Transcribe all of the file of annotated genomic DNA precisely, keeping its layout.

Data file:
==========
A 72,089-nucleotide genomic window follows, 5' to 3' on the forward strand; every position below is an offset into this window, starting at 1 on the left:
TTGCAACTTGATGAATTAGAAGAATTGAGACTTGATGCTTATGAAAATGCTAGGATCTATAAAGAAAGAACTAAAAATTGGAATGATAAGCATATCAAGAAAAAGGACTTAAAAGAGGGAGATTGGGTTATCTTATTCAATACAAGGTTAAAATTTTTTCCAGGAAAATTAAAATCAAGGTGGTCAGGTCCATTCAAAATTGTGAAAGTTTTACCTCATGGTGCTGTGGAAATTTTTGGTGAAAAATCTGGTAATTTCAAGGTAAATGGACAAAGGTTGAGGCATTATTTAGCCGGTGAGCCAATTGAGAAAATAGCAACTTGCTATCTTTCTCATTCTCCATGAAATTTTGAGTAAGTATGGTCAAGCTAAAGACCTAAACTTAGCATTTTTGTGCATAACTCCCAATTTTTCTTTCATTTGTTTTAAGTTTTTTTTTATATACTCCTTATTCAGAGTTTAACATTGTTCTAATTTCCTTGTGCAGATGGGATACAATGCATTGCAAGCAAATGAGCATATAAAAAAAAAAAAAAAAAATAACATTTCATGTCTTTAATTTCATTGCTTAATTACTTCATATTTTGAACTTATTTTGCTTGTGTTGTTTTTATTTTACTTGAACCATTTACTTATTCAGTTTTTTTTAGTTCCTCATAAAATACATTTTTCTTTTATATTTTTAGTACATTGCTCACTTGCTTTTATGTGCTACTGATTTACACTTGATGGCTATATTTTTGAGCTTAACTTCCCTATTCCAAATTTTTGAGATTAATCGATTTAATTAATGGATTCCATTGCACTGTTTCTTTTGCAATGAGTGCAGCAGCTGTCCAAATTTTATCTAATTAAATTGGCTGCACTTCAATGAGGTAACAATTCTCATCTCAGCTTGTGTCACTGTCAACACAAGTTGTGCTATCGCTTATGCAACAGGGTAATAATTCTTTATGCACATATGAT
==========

A 72,089-nucleotide genomic window follows, 5' to 3' on the forward strand; every position below is an offset into this window, starting at 1 on the left:
TTGCAACTTGATGAATTAGAAGAATTGAGACTTGATGCTTATGAAAATGCTAGGATCTATAAAGAAAGAACTAAAAATTGGAATGATAAGCATATCAAGAAAAAGGACTTAAAAGAGGGAGATTGGGTTATCTTATTCAATACAAGGTTAAAATTTTTTCCAGGAAAATTAAAATCAAGGTGGTCAGGTCCATTCAAAATTGTGAAAGTTTTACCTCATGGTGCTGTGGAAATTTTTGGTGAAAAATCTGGTAATTTCAAGGTAAATGGACAAAGGTTGAGGCATTATTTAGCCGGTGAGCCAATTGAGAAAATAGCAACTTGCTATCTTTCTCATTCTCCATGAAATTTTGAGTAAGTATGGTCAAGCTAAAGACCTAAACTTAGCATTTTTGTGCATAACTCCCAATTTTTCTTTCATTTGTTTTAAGTTTTTTTTTATATACTCCTTATTCAGAGTTTAACATTGTTCTAATTTCCTTGTGCAGATGGGATACAATGCATTGCAAGCAAATGAGCATATAAAAAAAAAAAAAAAAAATAACATTTCATGTCTTTAATTTCATTGCTTAATTACTTCATATTTTGAACTTATTTTGCTTGTGTTGTTTTTATTTTACTTGAACCATTTACTTATTCAGTTTTTTTTAGTTCCTCATAAAATACATTTTTCTTTTATATTTTTAGTACATTGCTCACTTGCTTTTATGTGCTACTGATTTACACTTGATGGCTATATTTTTGAGCTTAACTTCCCTATTCCAAATTTTTGAGATTAATCGATTTAATTAATGGATTCCATTGCACTGTTTCTTTTGCAATGAGTGCAGCAGCTGTCCAAATTTTATCTAATTAAATTGGCTGCACTTCAATGAGGTAACAATTCTCATCTCAGCTTGTGTCACTGTCAACACAAGTTGTGCTATCGCTTATGCAACAGGGTAATAATTCTTTATGCACATATGAT